Volatile selenium fluxes from selenium-contaminated sediments in an Australian coastal lake

Jaimie Potts, Larissa Schneider, Jaimie POTTS, Graeme Batley, John Floyd, Bill MAHER

    Research output: Contribution to journalArticle

    4 Citations (Scopus)

    Abstract

    Overflows from ash dams associated with the operation of coal-fired power stations in Lake Macquarie, NSW, Australia, have been a historical source of selenium to the lake. Although dissolved selenium concentrations have been marginally elevated, sediments are the major sink. Methylation of sedimentary selenium to volatile dimethylselenide (DMSe) is known to be a natural remediation process. Sediments from north of Wyee Bay and the Vales Point Power Station were the subject of field sampling and monitoring to determine the extent to which selenium is being lost to the atmosphere as DMSe. Flux estimates were obtained by trapping volatile selenium species using benthic domes, followed by analysis in the field using a fully automated cryogenic trapping system with atomic fluorescence detection. The detection limit of the system was 0.1ngL-1 for DMSe and 1ngL-1 for dimethyl diselenide (DMDSe). Measurements in both summer and late autumn-early winter showed a distinct seasonal difference, with a higher summer DMSe flux of 53±25ng Se m-2h-1 (±s.d.) compared with 8±5ng Se m-2h-1 in late autumn-early winter. No DMDSe was detected. These fluxes are similar to those measured in Europe and North America, and represent an annual loss of 1.3kg of selenium per year from the nearby lake area. Lake-wide this would represent a significant loss to the atmosphere.
    Original languageEnglish
    Pages (from-to)68-75
    Number of pages8
    JournalEnvironmental Chemistry
    Volume13
    Issue number1
    DOIs
    Publication statusPublished - 2016

    Fingerprint

    Selenium
    selenium
    Lakes
    Sediments
    Fluxes
    lake
    sediment
    Ashes
    trapping
    autumn
    Methylation
    atmosphere
    Coal
    coal-fired power plant
    winter
    Domes
    methylation
    summer
    Remediation
    Cryogenics

    Cite this

    Potts, Jaimie ; Schneider, Larissa ; POTTS, Jaimie ; Batley, Graeme ; Floyd, John ; MAHER, Bill. / Volatile selenium fluxes from selenium-contaminated sediments in an Australian coastal lake. In: Environmental Chemistry. 2016 ; Vol. 13, No. 1. pp. 68-75.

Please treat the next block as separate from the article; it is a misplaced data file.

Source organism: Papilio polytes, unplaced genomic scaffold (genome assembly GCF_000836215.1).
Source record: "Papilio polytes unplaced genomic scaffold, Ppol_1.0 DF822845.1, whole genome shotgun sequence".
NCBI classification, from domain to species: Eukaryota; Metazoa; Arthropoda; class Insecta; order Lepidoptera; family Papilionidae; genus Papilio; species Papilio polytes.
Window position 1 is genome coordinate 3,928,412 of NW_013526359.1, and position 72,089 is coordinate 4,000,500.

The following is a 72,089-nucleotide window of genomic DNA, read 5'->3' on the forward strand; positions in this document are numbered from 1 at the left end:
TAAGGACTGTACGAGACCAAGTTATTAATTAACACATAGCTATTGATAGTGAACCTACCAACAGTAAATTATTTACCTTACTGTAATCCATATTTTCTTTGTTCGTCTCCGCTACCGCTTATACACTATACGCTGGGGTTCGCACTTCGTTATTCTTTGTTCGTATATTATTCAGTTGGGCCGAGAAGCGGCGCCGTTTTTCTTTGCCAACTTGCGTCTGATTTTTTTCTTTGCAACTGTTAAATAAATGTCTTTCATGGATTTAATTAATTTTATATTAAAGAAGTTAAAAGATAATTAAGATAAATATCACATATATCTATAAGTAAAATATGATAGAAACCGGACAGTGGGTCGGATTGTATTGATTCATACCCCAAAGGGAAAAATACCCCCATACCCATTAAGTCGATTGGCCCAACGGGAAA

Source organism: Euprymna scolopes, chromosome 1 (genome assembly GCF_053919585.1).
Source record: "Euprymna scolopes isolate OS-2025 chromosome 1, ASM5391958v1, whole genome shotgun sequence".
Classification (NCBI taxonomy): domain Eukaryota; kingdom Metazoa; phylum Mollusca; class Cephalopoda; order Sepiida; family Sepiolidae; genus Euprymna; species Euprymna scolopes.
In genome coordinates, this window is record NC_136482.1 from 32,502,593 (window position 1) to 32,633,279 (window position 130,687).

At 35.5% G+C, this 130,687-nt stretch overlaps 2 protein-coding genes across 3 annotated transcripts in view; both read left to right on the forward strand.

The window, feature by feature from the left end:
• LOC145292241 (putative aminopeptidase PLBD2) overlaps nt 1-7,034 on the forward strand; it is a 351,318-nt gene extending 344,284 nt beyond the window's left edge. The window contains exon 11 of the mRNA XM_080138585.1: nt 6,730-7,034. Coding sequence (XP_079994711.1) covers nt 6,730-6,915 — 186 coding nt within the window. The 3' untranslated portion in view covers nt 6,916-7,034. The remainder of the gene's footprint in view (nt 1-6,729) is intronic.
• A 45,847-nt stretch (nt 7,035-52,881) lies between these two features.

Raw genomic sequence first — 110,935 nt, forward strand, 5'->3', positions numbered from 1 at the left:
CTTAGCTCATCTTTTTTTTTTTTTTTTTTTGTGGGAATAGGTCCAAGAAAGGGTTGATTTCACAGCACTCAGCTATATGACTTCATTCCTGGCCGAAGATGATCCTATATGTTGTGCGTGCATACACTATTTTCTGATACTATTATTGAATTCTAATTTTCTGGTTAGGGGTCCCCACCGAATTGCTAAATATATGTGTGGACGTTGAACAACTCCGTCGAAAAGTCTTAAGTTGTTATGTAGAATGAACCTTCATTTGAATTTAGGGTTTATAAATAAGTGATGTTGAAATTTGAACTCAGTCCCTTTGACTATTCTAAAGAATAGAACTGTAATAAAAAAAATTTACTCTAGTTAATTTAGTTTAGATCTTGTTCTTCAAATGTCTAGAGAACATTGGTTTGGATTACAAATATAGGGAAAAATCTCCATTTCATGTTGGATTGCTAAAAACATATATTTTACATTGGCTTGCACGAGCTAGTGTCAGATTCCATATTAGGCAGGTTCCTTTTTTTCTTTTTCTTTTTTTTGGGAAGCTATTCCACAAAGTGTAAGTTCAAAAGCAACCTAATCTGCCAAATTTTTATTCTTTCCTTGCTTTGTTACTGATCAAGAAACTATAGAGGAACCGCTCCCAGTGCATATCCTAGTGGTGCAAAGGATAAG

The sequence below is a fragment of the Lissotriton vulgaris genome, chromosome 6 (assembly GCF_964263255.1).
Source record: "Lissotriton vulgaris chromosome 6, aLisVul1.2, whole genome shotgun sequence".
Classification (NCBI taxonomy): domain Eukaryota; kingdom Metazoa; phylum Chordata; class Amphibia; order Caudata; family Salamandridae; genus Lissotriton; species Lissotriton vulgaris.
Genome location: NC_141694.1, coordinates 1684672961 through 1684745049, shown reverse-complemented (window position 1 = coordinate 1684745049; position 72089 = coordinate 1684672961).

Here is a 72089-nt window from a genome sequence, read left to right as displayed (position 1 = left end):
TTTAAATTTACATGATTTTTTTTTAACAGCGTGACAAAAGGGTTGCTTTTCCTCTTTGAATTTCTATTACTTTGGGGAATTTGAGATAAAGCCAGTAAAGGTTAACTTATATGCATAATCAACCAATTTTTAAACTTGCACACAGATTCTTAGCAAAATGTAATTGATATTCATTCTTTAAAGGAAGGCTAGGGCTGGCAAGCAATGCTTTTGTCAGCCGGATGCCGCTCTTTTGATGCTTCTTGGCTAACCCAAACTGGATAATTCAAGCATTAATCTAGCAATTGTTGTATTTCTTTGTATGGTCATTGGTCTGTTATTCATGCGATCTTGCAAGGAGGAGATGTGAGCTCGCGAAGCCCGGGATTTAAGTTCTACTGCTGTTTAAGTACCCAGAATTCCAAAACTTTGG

@article{8888661bafd04673b14231eb077f7255,
    title = "Volatile selenium fluxes from selenium-contaminated sediments in an Australian coastal lake",
    abstract = "Overflows from ash dams associated with the operation of coal-fired power stations in Lake Macquarie, NSW, Australia, have been a historical source of selenium to the lake. Although dissolved selenium concentrations have been marginally elevated, sediments are the major sink. Methylation of sedimentary selenium to volatile dimethylselenide (DMSe) is known to be a natural remediation process. Sediments from north of Wyee Bay and the Vales Point Power Station were the subject of field sampling and monitoring to determine the extent to which selenium is being lost to the atmosphere as DMSe. Flux estimates were obtained by trapping volatile selenium species using benthic domes, followed by analysis in the field using a fully automated cryogenic trapping system with atomic fluorescence detection. The detection limit of the system was 0.1ngL-1 for DMSe and 1ngL-1 for dimethyl diselenide (DMDSe). Measurements in both summer and late autumn-early winter showed a distinct seasonal difference, with a higher summer DMSe flux of 53±25ng Se m-2h-1 (±s.d.) compared with 8±5ng Se m-2h-1 in late autumn-early winter. No DMDSe was detected. These fluxes are similar to those measured in Europe and North America, and represent an annual loss of 1.3kg of selenium per year from the nearby lake area. Lake-wide this would represent a significant loss to the atmosphere.",